Comparison with CVC4 Proofs. We compare the proof coverage of cvc5 versus CVC4. The cvc5 proof production replaces CVC4’s [32, 36], which was incomplete and monolithic. CVC4 did not produce proofs at all for strings, substitutions, rewriting, preprocessing, quantifiers, datatypes, or non-linear arithmetic. In particular, simplification over global assumptions had to be disabled when producing proofs. In fragments supported by both systems, CVC4’s proofs are at most as detailed as cvc5 ’s. The only superior aspect of CVC4’s proof production was to support proofs from external SAT solvers [45] used in the BV solver, which are very significant for solving performance, as shown above. Integrating this feature into cvc5 is left as future work, but we note that there is no limitation in the proof architecture that would prevent it. We also point out that cvc5 produces resolution proofs for the bit-blasted BV constraints, which can be checked in polynomial time, whereas external SAT solvers produce DRAT proofs [33] (or reconstructions of them via other tools [19, 20, 37, 39]), which can take exponential time to check. So there is a significant trade-off to be considered.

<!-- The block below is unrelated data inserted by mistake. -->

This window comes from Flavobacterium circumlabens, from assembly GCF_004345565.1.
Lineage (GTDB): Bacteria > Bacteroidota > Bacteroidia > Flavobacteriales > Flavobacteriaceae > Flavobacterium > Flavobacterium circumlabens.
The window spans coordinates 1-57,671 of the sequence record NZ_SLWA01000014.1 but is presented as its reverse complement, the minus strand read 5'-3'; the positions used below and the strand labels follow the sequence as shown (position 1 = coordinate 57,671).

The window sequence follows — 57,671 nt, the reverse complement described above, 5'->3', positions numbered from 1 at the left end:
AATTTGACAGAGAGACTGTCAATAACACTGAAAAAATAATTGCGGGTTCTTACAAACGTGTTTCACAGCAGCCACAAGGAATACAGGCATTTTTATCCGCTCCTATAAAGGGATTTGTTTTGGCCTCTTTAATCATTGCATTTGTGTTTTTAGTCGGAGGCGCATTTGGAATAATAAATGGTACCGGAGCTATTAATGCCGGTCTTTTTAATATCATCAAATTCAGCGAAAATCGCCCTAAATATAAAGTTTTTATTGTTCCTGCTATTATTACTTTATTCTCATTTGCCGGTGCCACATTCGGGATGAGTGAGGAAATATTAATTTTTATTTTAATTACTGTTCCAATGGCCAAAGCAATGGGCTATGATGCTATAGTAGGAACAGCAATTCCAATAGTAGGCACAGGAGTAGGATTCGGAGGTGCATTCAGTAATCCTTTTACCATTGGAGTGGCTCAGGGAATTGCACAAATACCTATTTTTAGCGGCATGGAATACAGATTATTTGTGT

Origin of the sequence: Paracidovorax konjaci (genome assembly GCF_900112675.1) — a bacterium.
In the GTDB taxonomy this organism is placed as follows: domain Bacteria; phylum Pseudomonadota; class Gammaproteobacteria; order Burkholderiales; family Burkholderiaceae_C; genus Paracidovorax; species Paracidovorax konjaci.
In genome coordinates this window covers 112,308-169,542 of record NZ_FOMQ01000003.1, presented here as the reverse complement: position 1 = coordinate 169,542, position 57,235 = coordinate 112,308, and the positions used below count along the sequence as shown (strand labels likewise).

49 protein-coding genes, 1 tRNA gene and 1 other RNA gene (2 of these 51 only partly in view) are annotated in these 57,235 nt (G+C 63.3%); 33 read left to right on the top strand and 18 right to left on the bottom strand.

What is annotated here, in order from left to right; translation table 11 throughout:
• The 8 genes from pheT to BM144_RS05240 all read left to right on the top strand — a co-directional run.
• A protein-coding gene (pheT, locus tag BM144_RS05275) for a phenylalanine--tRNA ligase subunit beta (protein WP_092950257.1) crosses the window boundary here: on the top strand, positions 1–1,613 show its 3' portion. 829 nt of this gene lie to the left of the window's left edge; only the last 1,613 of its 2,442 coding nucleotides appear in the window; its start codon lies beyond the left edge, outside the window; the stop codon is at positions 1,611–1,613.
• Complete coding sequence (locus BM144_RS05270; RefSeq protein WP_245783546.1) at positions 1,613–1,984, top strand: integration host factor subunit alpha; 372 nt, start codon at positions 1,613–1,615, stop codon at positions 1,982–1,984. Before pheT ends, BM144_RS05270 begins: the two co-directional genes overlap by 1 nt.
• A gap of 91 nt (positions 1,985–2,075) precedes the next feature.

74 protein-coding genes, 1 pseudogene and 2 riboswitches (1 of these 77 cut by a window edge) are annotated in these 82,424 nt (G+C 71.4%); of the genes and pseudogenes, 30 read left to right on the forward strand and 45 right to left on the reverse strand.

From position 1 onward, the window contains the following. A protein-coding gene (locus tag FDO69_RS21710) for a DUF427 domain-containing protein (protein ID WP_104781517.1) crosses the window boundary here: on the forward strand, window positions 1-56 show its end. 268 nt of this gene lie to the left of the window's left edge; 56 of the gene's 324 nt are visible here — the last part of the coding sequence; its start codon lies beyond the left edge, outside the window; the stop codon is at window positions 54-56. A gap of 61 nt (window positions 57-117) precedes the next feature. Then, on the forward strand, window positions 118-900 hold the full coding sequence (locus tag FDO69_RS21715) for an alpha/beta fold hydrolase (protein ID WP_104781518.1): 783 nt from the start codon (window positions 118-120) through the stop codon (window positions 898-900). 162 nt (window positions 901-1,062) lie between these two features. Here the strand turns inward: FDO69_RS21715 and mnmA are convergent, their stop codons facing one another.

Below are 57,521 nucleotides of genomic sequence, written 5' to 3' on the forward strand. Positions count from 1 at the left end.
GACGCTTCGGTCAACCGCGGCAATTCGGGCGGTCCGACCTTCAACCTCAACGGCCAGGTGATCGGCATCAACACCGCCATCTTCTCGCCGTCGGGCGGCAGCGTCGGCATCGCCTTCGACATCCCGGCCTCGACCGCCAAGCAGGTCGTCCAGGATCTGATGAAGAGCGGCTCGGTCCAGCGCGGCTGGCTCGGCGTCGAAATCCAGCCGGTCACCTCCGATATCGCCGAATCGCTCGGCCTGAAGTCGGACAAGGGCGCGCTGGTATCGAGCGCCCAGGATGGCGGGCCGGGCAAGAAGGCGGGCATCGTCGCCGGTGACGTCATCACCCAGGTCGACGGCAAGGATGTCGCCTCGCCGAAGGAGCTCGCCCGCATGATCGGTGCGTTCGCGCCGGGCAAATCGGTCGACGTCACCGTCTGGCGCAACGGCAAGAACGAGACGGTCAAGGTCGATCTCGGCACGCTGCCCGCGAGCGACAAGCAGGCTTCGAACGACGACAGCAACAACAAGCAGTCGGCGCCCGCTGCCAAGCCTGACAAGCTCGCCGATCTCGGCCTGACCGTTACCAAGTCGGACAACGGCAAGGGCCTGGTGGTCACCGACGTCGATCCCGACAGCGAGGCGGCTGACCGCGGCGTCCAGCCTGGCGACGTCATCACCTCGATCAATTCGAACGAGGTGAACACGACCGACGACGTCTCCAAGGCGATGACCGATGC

7 Related Work